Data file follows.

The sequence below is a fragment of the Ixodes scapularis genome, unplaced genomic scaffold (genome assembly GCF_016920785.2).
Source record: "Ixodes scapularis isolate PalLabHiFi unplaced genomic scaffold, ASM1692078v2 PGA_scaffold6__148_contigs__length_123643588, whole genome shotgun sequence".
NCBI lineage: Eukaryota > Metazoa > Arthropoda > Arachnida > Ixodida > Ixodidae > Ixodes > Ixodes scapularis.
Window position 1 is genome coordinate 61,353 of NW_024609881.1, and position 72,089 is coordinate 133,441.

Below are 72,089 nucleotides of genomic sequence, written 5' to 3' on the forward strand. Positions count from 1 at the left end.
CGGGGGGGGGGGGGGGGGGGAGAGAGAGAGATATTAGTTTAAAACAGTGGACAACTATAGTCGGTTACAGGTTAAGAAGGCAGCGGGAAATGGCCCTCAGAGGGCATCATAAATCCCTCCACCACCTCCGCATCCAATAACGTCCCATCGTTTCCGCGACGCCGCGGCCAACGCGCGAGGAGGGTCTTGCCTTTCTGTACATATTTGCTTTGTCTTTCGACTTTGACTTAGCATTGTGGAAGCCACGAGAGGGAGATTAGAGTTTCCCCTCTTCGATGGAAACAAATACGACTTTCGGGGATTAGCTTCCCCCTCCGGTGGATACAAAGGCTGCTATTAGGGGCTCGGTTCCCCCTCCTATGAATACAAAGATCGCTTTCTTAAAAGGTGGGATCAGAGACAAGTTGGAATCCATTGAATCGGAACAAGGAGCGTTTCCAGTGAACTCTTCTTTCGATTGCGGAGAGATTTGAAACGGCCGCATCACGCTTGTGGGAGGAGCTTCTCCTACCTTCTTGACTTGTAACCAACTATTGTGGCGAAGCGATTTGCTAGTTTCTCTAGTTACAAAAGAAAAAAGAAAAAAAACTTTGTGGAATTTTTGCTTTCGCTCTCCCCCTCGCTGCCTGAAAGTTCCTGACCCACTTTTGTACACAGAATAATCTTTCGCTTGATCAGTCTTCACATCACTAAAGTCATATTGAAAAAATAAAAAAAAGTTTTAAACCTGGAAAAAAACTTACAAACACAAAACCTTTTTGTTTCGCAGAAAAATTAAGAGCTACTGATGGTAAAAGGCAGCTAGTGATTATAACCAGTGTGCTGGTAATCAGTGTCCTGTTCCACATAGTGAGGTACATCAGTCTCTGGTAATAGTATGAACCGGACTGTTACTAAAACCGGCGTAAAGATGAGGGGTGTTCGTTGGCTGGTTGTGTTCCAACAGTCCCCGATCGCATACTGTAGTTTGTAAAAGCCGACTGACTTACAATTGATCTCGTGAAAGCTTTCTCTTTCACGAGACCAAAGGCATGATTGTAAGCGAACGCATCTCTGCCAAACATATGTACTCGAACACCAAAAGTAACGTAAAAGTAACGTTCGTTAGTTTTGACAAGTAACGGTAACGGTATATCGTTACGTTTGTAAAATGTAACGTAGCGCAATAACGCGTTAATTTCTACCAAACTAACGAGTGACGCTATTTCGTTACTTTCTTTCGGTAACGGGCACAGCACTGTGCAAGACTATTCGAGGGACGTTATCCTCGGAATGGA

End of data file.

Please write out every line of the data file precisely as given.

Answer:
The sequence below is a fragment of the Ixodes scapularis genome, unplaced genomic scaffold (genome assembly GCF_016920785.2).
Source record: "Ixodes scapularis isolate PalLabHiFi unplaced genomic scaffold, ASM1692078v2 PGA_scaffold6__148_contigs__length_123643588, whole genome shotgun sequence".
NCBI lineage: Eukaryota > Metazoa > Arthropoda > Arachnida > Ixodida > Ixodidae > Ixodes > Ixodes scapularis.
Window position 1 is genome coordinate 61,353 of NW_024609881.1, and position 72,089 is coordinate 133,441.

Below are 72,089 nucleotides of genomic sequence, written 5' to 3' on the forward strand. Positions count from 1 at the left end.
CGGGGGGGGGGGGGGGGGGGAGAGAGAGAGATATTAGTTTAAAACAGTGGACAACTATAGTCGGTTACAGGTTAAGAAGGCAGCGGGAAATGGCCCTCAGAGGGCATCATAAATCCCTCCACCACCTCCGCATCCAATAACGTCCCATCGTTTCCGCGACGCCGCGGCCAACGCGCGAGGAGGGTCTTGCCTTTCTGTACATATTTGCTTTGTCTTTCGACTTTGACTTAGCATTGTGGAAGCCACGAGAGGGAGATTAGAGTTTCCCCTCTTCGATGGAAACAAATACGACTTTCGGGGATTAGCTTCCCCCTCCGGTGGATACAAAGGCTGCTATTAGGGGCTCGGTTCCCCCTCCTATGAATACAAAGATCGCTTTCTTAAAAGGTGGGATCAGAGACAAGTTGGAATCCATTGAATCGGAACAAGGAGCGTTTCCAGTGAACTCTTCTTTCGATTGCGGAGAGATTTGAAACGGCCGCATCACGCTTGTGGGAGGAGCTTCTCCTACCTTCTTGACTTGTAACCAACTATTGTGGCGAAGCGATTTGCTAGTTTCTCTAGTTACAAAAGAAAAAAGAAAAAAAACTTTGTGGAATTTTTGCTTTCGCTCTCCCCCTCGCTGCCTGAAAGTTCCTGACCCACTTTTGTACACAGAATAATCTTTCGCTTGATCAGTCTTCACATCACTAAAGTCATATTGAAAAAATAAAAAAAAGTTTTAAACCTGGAAAAAAACTTACAAACACAAAACCTTTTTGTTTCGCAGAAAAATTAAGAGCTACTGATGGTAAAAGGCAGCTAGTGATTATAACCAGTGTGCTGGTAATCAGTGTCCTGTTCCACATAGTGAGGTACATCAGTCTCTGGTAATAGTATGAACCGGACTGTTACTAAAACCGGCGTAAAGATGAGGGGTGTTCGTTGGCTGGTTGTGTTCCAACAGTCCCCGATCGCATACTGTAGTTTGTAAAAGCCGACTGACTTACAATTGATCTCGTGAAAGCTTTCTCTTTCACGAGACCAAAGGCATGATTGTAAGCGAACGCATCTCTGCCAAACATATGTACTCGAACACCAAAAGTAACGTAAAAGTAACGTTCGTTAGTTTTGACAAGTAACGGTAACGGTATATCGTTACGTTTGTAAAATGTAACGTAGCGCAATAACGCGTTAATTTCTACCAAACTAACGAGTGACGCTATTTCGTTACTTTCTTTCGGTAACGGGCACAGCACTGTGCAAGACTATTCGAGGGACGTTATCCTCGGAATGGA